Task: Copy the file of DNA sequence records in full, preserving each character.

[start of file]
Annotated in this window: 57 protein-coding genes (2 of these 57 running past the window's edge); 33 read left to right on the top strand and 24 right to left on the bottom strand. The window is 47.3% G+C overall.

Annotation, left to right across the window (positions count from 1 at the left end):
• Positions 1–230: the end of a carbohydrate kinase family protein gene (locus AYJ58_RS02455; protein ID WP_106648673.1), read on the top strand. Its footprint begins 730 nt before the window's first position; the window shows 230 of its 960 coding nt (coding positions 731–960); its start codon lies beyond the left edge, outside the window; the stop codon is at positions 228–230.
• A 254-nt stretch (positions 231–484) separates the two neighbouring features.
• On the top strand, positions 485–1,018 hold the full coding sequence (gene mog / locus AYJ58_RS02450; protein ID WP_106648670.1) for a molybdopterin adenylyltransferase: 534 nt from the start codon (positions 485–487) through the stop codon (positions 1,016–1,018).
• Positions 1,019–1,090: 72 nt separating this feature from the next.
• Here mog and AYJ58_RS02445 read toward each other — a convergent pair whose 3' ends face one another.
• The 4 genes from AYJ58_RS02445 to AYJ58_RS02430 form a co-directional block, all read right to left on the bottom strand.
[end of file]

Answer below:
Annotated in this window: 57 protein-coding genes (2 of these 57 running past the window's edge); 33 read left to right on the top strand and 24 right to left on the bottom strand. The window is 47.3% G+C overall.

Annotation, left to right across the window (positions count from 1 at the left end):
• Positions 1–230: the end of a carbohydrate kinase family protein gene (locus AYJ58_RS02455; protein ID WP_106648673.1), read on the top strand. Its footprint begins 730 nt before the window's first position; the window shows 230 of its 960 coding nt (coding positions 731–960); its start codon lies beyond the left edge, outside the window; the stop codon is at positions 228–230.
• A 254-nt stretch (positions 231–484) separates the two neighbouring features.
• On the top strand, positions 485–1,018 hold the full coding sequence (gene mog / locus AYJ58_RS02450; protein ID WP_106648670.1) for a molybdopterin adenylyltransferase: 534 nt from the start codon (positions 485–487) through the stop codon (positions 1,016–1,018).
• Positions 1,019–1,090: 72 nt separating this feature from the next.
• Here mog and AYJ58_RS02445 read toward each other — a convergent pair whose 3' ends face one another.
• The 4 genes from AYJ58_RS02445 to AYJ58_RS02430 form a co-directional block, all read right to left on the bottom strand.